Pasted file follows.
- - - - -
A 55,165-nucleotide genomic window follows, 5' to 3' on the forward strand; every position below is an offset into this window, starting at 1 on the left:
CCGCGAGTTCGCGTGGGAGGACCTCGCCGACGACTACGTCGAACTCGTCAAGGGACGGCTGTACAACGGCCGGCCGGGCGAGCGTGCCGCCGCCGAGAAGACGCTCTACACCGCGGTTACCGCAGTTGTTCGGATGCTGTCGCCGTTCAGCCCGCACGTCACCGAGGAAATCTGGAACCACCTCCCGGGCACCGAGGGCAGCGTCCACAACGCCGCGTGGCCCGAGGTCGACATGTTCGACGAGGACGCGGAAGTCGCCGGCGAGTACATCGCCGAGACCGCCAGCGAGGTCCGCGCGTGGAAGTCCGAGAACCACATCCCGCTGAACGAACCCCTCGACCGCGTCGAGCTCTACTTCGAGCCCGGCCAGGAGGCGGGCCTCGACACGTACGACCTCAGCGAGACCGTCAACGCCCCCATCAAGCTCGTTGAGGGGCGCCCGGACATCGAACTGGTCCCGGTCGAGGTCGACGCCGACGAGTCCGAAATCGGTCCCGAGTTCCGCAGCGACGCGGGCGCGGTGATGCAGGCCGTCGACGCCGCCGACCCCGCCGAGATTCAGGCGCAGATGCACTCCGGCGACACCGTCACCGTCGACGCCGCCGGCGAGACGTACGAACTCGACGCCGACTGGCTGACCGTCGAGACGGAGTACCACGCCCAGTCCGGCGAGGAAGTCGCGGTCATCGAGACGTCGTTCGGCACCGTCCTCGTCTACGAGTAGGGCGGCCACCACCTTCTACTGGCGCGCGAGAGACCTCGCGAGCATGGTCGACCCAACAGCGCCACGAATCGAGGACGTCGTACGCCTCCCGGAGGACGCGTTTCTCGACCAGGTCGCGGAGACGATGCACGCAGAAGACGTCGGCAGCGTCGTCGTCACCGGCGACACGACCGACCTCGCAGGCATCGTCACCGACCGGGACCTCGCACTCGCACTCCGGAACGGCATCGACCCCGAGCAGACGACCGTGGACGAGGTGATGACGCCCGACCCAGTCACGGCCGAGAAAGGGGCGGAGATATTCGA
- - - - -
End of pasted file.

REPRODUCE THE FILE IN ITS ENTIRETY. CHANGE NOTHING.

A 55,165-nucleotide genomic window follows, 5' to 3' on the forward strand; every position below is an offset into this window, starting at 1 on the left:
CCGCGAGTTCGCGTGGGAGGACCTCGCCGACGACTACGTCGAACTCGTCAAGGGACGGCTGTACAACGGCCGGCCGGGCGAGCGTGCCGCCGCCGAGAAGACGCTCTACACCGCGGTTACCGCAGTTGTTCGGATGCTGTCGCCGTTCAGCCCGCACGTCACCGAGGAAATCTGGAACCACCTCCCGGGCACCGAGGGCAGCGTCCACAACGCCGCGTGGCCCGAGGTCGACATGTTCGACGAGGACGCGGAAGTCGCCGGCGAGTACATCGCCGAGACCGCCAGCGAGGTCCGCGCGTGGAAGTCCGAGAACCACATCCCGCTGAACGAACCCCTCGACCGCGTCGAGCTCTACTTCGAGCCCGGCCAGGAGGCGGGCCTCGACACGTACGACCTCAGCGAGACCGTCAACGCCCCCATCAAGCTCGTTGAGGGGCGCCCGGACATCGAACTGGTCCCGGTCGAGGTCGACGCCGACGAGTCCGAAATCGGTCCCGAGTTCCGCAGCGACGCGGGCGCGGTGATGCAGGCCGTCGACGCCGCCGACCCCGCCGAGATTCAGGCGCAGATGCACTCCGGCGACACCGTCACCGTCGACGCCGCCGGCGAGACGTACGAACTCGACGCCGACTGGCTGACCGTCGAGACGGAGTACCACGCCCAGTCCGGCGAGGAAGTCGCGGTCATCGAGACGTCGTTCGGCACCGTCCTCGTCTACGAGTAGGGCGGCCACCACCTTCTACTGGCGCGCGAGAGACCTCGCGAGCATGGTCGACCCAACAGCGCCACGAATCGAGGACGTCGTACGCCTCCCGGAGGACGCGTTTCTCGACCAGGTCGCGGAGACGATGCACGCAGAAGACGTCGGCAGCGTCGTCGTCACCGGCGACACGACCGACCTCGCAGGCATCGTCACCGACCGGGACCTCGCACTCGCACTCCGGAACGGCATCGACCCCGAGCAGACGACCGTGGACGAGGTGATGACGCCCGACCCAGTCACGGCCGAGAAAGGGGCGGAGATATTCGA